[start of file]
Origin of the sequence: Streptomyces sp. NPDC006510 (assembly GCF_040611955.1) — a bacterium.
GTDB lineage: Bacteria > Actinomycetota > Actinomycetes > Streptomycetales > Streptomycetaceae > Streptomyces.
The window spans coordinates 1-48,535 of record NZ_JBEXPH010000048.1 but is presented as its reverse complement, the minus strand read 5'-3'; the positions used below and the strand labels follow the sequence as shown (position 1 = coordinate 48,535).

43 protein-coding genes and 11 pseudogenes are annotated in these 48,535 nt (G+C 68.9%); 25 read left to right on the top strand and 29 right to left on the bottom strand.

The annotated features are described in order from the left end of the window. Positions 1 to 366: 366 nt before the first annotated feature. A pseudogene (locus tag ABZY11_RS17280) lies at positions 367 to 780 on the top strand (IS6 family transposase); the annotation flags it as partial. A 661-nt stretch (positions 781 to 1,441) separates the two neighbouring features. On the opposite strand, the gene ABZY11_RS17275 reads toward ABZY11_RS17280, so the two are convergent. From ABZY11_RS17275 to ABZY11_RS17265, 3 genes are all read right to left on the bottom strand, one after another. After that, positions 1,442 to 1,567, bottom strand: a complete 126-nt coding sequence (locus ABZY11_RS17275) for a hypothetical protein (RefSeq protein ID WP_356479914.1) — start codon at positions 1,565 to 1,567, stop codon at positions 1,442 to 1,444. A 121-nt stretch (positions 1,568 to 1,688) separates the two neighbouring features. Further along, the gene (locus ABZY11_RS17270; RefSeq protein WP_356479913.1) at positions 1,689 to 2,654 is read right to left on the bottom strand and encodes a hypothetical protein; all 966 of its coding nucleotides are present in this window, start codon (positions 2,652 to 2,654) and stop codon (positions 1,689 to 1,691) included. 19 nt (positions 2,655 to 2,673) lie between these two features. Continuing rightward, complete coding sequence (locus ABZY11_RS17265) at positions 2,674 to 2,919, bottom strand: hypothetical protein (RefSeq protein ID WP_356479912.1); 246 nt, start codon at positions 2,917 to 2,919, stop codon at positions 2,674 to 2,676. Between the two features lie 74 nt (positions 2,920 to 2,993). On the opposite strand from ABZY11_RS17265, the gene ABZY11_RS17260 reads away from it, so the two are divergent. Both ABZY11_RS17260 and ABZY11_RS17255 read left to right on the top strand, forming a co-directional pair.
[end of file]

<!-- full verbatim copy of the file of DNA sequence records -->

Origin of the sequence: Streptomyces sp. NPDC006510 (assembly GCF_040611955.1) — a bacterium.
GTDB lineage: Bacteria > Actinomycetota > Actinomycetes > Streptomycetales > Streptomycetaceae > Streptomyces.
The window spans coordinates 1-48,535 of record NZ_JBEXPH010000048.1 but is presented as its reverse complement, the minus strand read 5'-3'; the positions used below and the strand labels follow the sequence as shown (position 1 = coordinate 48,535).

43 protein-coding genes and 11 pseudogenes are annotated in these 48,535 nt (G+C 68.9%); 25 read left to right on the top strand and 29 right to left on the bottom strand.

The annotated features are described in order from the left end of the window. Positions 1 to 366: 366 nt before the first annotated feature. A pseudogene (locus tag ABZY11_RS17280) lies at positions 367 to 780 on the top strand (IS6 family transposase); the annotation flags it as partial. A 661-nt stretch (positions 781 to 1,441) separates the two neighbouring features. On the opposite strand, the gene ABZY11_RS17275 reads toward ABZY11_RS17280, so the two are convergent. From ABZY11_RS17275 to ABZY11_RS17265, 3 genes are all read right to left on the bottom strand, one after another. After that, positions 1,442 to 1,567, bottom strand: a complete 126-nt coding sequence (locus ABZY11_RS17275) for a hypothetical protein (RefSeq protein ID WP_356479914.1) — start codon at positions 1,565 to 1,567, stop codon at positions 1,442 to 1,444. A 121-nt stretch (positions 1,568 to 1,688) separates the two neighbouring features. Further along, the gene (locus ABZY11_RS17270; RefSeq protein WP_356479913.1) at positions 1,689 to 2,654 is read right to left on the bottom strand and encodes a hypothetical protein; all 966 of its coding nucleotides are present in this window, start codon (positions 2,652 to 2,654) and stop codon (positions 1,689 to 1,691) included. 19 nt (positions 2,655 to 2,673) lie between these two features. Continuing rightward, complete coding sequence (locus ABZY11_RS17265) at positions 2,674 to 2,919, bottom strand: hypothetical protein (RefSeq protein ID WP_356479912.1); 246 nt, start codon at positions 2,917 to 2,919, stop codon at positions 2,674 to 2,676. Between the two features lie 74 nt (positions 2,920 to 2,993). On the opposite strand from ABZY11_RS17265, the gene ABZY11_RS17260 reads away from it, so the two are divergent. Both ABZY11_RS17260 and ABZY11_RS17255 read left to right on the top strand, forming a co-directional pair.